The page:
I’ve passed through Georgia so many times throughout my childhood, yet the only memory I’ve ever had of the state is the distinct smell of paper mills and marshlands. Now, many of these mills are being converted into apartments, and I am excited to explore Georgia beyond its olfactory experience.
The state sign reminds us that Georgia was home to the 1996 Olympics. I distinctly remember those summer games, watching on TV as Muhammad Ali lit the Olympic flame. We drive into Atlanta, where the ceremonies were held, and aside from imagining the five linked rings, I recall Scarlet O’Hara, as she gasps “At-lana.”
My parents owned the movie, and my sisters and I would watch those two VHS tapes over and over. “Gone With the Wind” became one of my all time favorite films, and although a Yankee, I dreamt fondly of some day becoming a southern belle. I’d wear the hoop skirt, shawl and hat, fanning myself as my beau held a parasol over my shoulder. Back then; I knew nothing of the pain and discomfort of corsets. Ribs tied up like Chinese foot bindings, combined with the impracticality of hoopskirts, which caused kitchen fires and even death. While appearing graceful and spectacular on the
outside, women were restricted in every activity by the secrets of their undergarments. Despite being tightly bound and awkwardly adorned, the southern belle was the epitome of southern hospitality. She is a reminder of plantation living and a symbol of the romantic ways of the American South’s antebellum upper class.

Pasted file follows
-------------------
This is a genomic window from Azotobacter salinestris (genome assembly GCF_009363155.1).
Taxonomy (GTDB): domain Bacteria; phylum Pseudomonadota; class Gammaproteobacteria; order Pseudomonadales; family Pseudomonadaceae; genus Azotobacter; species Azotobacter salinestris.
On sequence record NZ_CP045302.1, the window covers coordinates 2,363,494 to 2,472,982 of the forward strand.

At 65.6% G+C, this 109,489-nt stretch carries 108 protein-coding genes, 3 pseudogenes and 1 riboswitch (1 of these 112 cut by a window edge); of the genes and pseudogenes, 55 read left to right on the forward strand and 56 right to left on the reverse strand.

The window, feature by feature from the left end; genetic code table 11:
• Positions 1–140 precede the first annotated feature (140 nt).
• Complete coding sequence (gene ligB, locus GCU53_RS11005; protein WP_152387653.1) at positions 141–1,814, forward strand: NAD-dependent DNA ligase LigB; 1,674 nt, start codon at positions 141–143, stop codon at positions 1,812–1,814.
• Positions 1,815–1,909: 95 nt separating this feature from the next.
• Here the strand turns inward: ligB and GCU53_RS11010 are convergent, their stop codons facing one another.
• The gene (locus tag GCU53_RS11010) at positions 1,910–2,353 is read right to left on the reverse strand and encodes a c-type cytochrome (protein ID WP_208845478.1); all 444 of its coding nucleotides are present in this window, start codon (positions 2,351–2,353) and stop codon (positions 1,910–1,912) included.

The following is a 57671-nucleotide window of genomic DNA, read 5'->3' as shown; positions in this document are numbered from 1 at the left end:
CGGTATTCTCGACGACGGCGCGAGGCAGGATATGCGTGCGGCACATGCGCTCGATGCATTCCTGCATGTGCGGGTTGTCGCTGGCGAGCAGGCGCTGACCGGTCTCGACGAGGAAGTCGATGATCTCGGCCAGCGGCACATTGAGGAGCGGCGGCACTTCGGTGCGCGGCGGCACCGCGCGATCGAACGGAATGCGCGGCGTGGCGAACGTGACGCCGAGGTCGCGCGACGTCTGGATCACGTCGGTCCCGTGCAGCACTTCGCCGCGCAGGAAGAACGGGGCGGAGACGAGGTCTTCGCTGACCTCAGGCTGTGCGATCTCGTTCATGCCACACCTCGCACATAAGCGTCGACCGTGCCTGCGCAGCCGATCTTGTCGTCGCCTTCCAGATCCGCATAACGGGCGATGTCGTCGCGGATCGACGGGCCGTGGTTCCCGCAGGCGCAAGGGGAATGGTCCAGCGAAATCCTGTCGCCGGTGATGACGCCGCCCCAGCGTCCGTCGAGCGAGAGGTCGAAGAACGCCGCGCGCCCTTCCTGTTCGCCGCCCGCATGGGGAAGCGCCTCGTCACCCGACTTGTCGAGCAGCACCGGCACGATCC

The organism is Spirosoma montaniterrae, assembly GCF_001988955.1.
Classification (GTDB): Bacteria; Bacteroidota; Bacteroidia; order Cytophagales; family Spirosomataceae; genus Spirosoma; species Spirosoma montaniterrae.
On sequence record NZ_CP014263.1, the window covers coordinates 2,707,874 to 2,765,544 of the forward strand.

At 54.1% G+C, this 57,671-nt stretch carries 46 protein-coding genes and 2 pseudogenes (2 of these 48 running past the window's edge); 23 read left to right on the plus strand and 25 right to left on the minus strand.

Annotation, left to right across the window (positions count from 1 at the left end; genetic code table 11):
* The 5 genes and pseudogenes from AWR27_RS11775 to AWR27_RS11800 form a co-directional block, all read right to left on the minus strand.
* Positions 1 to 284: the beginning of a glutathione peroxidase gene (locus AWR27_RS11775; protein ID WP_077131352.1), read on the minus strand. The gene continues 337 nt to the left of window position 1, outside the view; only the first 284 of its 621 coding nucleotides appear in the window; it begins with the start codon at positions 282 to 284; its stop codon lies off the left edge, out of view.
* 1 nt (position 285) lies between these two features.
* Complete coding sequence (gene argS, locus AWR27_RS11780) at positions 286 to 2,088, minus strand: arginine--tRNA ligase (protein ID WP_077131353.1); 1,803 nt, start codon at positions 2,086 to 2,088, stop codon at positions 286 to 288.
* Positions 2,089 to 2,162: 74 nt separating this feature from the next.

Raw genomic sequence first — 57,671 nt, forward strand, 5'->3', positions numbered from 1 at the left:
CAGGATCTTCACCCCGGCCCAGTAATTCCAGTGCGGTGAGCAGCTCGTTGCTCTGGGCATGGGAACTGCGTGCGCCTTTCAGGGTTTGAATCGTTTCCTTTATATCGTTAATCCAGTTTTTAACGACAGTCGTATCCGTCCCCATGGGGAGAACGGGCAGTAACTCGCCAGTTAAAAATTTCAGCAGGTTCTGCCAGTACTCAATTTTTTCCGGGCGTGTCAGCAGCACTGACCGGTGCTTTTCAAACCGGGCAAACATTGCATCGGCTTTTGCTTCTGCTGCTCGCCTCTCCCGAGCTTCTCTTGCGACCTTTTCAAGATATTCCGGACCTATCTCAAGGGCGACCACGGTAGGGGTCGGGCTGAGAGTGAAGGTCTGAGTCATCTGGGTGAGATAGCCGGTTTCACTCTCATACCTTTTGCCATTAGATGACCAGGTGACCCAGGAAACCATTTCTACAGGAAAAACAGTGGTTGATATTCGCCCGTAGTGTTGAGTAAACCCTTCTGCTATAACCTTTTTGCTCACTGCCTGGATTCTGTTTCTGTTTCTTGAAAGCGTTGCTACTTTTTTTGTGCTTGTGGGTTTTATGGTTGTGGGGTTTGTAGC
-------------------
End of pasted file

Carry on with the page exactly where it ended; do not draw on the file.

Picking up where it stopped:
While fantasizing about plantation life, and a place called Tara, we enter into the world of Coca-Cola. Coke was invented by Doctor John Pemberton in 1885, and the exact recipe has been a secret ever since. Dr. Pemberton was a pharmacist who lived in Covington Georgia. He intended to make headache medicine, and instead concocted an alcoholic drink in a kettle in his backyard. With the institution of prohibition, the doctor used his unique formula to develop a non-alcoholic version of the drink. It was this beverage that his bookkeeper helped him name “Coca-Cola.” To this day, his secret formula, known as “7X” is considered to be one of the most closely held secrets in the modern business world.
Coca-Cola once contained an estimated nine milligrams of cocaine per glass, but was removed in 1903.  There have even been questions about the legal origins and ownership of the current Coca-Cola Company, since Asa Griggs Candler (incorporator of the company), had early records burned. However, despite its origin, Coca-Cola has become an American icon, and a favorite drink to many generations.
Even for those like myself who cringe at the harsh taste of the soda, we cannot deny the curiosity that surrounds Coca-Cola’s “7x” formula. Reminding northerners that southern ways may forever be an enjoyable mystery.
1. Liebowitz, Michael, R. (1983). The Chemistry of Love. Boston: Little, Brown, & Co.